- Train to Busan Presents: Peninsula
- Directed by Yeon Sang-ho
- Written by Park Joo-Suk and Yeon Sang-ho
- Starring Gang Dong-won and Kim Do-yoon
- Classification R; 116 minutes
The Canadian release of Train to Busan Presents: Peninsula is a classic good news/bad news/zombie news scenario. Good news: The new South Korean thriller, already a huge hit in Asia since its release last month, will as of this Friday be the first big-budget blockbuster to open in Canadian theatres since March (including, yes, Toronto cinemas). Bad news: I doubt the crowds that would have typically greeted such a film will be out in full force. Zombie news: Maybe the potential audience’s trepidation is due not only to public-health fears, but to the fact that Canadians stumbling out of lockdown are not particularly keen on seeing a movie about a zombie-infected nation quarantined from the rest of the world.
This is all to say that your mileage may vary on Peninsula. Personally, I think director Yeon Sang-ho’s propulsive thrill ride is worth venturing inside the dark of a physically-distanced multiplex. The pandemic-y content acts as a virtue, not a deterrent.
There is a healthy act of catharsis to be found in watching the film’s ordinary citizens fight back against a virus that has made their lives untenable – even if that fight involves shooting, chopping and slicing zombies into chunks and pieces, rather than, say, developing a vaccine. Whatever works, right? (Still, a moment of full disclosure: Given production deadlines, I watched Peninsula at home, not in a theatre. But after viewing it on my couch, I’d still readily accept an invitation to see it out in the world, too.)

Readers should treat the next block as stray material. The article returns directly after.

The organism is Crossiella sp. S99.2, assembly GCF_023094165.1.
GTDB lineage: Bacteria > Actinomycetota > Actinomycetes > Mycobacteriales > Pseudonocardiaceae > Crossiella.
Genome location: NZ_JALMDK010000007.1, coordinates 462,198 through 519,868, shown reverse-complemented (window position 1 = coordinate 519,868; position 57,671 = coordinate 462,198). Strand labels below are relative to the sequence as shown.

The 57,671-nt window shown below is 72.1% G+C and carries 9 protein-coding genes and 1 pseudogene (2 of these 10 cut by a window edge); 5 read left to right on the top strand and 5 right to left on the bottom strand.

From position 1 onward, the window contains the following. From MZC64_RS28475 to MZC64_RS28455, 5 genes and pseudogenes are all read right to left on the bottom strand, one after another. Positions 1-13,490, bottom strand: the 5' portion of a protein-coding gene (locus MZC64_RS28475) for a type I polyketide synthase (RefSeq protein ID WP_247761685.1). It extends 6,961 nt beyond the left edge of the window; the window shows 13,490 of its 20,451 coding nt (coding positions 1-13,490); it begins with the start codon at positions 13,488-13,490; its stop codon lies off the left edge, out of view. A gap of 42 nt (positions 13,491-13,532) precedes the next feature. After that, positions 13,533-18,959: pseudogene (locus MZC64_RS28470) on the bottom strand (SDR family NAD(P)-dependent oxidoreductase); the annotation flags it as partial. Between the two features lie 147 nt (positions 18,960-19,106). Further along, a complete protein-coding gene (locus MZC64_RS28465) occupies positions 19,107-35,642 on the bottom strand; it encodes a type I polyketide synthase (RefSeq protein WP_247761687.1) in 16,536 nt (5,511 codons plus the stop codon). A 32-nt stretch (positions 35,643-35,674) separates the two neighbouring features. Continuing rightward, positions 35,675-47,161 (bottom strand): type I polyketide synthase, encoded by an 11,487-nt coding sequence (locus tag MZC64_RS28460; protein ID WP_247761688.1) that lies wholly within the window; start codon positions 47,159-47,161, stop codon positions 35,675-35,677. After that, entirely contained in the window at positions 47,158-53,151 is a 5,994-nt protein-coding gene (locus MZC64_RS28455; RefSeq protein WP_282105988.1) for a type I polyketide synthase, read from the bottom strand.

Picking up four years after the events of Yeon’s original film Train to Busan, in which zombies swiftly laid waste to Seoul and then the rest of the country, Peninsula finds the few South Koreans who escaped their country leading lives of refugee misery in Hong Kong. Tired of being treated as pariahs, a stoic soldier (Gang Dong-won) and his grief-stricken brother-in-law (Kim Do-yoon) accept a black-market job to smuggle themselves back into South Korea to raid a stash of abandoned cash. Apparently ships can make it through the quarantine zone by bribing coast guard officials, and the zombies don’t see too well at night, so ... easy, right?
Naturally, everything goes very wrong very quickly, which provides Yeon ample opportunity to stage all manner of gory chaos. Highlights include a cage match where humans are pitted against zombie hordes that are meshed together like nests of rats, and a gritty late-film car chase that recalls George Miller’s Mad Max antics at their most ludicrous.
While Park Joo-Suk and Yeon Sang-ho’s script employs some lazy exposition – there’s a bit at the front in which a U.S. talk-show host breaks down the events of the first film – the pair are as concerned with character and emotional beats as much as they are bloody carnage.
Add it all up, though, and Peninsula makes for a viscerally pleasurable viewing experience. Even if you’re gripping your seat in terror just as much from what’s on-screen as you are in wondering why that guy two rows in front of you won’t stop sneezing.
Peninsula opens Aug. 7 in select theatres across Canada
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